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Visible and infrared images of the device in fully discharged and charged states

A display screen in its uncharged (top left) and charged (top right) state in visible light. The screen reflects one range of infrared wavelengths when uncharged (bottom left) and another range when charged (bottom right). Credit: M. S. Ergoktas et al./Nature Photon.

Optics and photonics

One screen, three images — some invisible in ordinary light

A graphene-based device can display several images simultaneously using a range of wavelengths.

Although your mobile phone might have a high-quality colour screen, it can’t display pictures in both the visible spectrum and other wavelengths of light at the same time. Now, researchers have engineered a device that can show images in wavelengths ranging from visible to microwave simultaneously.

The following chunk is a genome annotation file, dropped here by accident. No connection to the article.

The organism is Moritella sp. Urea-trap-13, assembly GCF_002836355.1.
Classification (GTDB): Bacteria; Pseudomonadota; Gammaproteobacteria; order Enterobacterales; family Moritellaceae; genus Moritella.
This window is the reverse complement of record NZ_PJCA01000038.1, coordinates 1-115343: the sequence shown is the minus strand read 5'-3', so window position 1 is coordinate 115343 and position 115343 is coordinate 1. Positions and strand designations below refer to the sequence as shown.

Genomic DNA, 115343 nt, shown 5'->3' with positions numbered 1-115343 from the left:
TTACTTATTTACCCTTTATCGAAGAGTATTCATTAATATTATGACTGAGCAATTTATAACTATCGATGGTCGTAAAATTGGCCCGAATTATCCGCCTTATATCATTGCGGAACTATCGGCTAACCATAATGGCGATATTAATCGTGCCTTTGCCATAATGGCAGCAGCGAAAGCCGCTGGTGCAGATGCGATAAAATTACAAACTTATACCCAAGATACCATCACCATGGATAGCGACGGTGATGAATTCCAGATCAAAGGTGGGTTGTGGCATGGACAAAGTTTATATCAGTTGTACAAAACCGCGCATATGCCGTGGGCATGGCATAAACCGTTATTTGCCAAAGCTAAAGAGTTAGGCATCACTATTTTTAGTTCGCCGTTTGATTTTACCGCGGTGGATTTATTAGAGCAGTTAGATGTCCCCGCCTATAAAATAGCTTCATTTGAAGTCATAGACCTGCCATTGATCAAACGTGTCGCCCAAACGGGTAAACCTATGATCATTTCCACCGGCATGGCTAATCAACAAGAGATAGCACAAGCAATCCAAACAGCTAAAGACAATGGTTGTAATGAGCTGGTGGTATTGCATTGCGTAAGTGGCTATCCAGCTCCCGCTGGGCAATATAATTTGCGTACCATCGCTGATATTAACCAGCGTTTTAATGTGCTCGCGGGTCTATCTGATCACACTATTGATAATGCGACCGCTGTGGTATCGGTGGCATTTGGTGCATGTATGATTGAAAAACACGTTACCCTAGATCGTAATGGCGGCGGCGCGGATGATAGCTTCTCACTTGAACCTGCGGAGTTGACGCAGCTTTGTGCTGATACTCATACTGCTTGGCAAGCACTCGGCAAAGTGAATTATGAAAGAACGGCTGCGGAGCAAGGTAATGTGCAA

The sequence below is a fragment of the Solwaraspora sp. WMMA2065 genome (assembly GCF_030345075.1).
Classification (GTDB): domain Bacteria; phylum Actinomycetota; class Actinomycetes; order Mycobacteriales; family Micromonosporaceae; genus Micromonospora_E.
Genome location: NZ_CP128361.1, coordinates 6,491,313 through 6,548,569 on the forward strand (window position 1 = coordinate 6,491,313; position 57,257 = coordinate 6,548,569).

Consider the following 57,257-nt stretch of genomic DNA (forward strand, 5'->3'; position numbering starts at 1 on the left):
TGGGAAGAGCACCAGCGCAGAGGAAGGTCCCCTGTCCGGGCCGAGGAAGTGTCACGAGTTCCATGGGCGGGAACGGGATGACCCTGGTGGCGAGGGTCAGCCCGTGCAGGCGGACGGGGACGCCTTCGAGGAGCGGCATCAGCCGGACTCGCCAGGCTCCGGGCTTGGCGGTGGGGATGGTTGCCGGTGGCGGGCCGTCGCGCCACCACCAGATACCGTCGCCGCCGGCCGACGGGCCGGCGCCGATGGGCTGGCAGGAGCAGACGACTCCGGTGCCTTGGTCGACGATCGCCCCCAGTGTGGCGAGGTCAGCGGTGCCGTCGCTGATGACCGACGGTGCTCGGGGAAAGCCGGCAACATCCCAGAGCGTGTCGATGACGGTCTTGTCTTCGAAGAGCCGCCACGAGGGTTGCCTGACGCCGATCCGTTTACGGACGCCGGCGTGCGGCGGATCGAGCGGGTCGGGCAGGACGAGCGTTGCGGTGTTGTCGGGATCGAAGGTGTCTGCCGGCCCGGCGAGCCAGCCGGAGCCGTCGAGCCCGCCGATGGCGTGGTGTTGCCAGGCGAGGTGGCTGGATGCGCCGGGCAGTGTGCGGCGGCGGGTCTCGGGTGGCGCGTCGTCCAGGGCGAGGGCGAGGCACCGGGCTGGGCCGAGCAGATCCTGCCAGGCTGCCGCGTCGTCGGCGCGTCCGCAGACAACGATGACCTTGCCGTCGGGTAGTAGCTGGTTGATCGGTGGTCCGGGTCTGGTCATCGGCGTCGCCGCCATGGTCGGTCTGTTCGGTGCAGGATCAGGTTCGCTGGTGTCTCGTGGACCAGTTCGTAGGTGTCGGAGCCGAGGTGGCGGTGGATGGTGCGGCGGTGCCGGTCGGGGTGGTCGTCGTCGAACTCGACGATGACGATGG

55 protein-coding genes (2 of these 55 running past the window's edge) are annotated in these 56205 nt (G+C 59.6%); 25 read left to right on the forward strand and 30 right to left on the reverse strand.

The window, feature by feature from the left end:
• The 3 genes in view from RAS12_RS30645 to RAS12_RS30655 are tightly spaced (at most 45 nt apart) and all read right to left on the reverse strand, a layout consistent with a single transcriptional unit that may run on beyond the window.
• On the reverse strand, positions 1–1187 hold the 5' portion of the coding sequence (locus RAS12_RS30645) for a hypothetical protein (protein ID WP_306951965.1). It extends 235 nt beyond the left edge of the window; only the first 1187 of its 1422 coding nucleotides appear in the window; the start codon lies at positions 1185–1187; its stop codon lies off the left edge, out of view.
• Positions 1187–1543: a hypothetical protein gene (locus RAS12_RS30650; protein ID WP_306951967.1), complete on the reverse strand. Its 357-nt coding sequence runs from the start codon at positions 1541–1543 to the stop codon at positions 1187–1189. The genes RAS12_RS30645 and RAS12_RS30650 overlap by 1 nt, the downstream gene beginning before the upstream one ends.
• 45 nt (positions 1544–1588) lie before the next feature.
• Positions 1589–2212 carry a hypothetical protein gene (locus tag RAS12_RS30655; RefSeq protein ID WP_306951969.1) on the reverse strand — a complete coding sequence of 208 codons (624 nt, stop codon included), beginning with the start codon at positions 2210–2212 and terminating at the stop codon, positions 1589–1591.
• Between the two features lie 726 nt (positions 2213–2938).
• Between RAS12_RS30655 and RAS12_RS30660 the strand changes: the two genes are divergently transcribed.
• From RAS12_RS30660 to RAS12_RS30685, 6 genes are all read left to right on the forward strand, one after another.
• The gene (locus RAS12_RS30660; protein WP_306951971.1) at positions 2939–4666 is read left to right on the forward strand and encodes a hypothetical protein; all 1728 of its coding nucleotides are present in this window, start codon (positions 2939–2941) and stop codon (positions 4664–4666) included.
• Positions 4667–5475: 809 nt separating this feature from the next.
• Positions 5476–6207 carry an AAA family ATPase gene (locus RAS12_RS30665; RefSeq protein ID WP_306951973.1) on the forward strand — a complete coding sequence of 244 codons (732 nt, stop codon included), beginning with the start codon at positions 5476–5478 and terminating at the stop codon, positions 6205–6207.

A team led by Coskun Kocabas at the University of Manchester, UK, made a display by layering sheets of graphene — a conductive, carbon-based film — over a foil sheet that acts a source of lithium ions. When electricity flows through the material, lithium ions trickle from the foil into the graphene. As the graphene incorporates more lithium, the display reflects a broader range of wavelengths.

The researchers can target the flow of electricity to individual units in the display. This allows the device to generate three images at the same time, although only one can be seen with the naked eye. When the device is observed with infrared light, a second image appears alongside the first; a third image can be seen only by observing the display with wavelengths that lie between far infrared and microwave.

The authors suggest that after further development, the device could be used for message encryption and camouflage coating.

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Climate change

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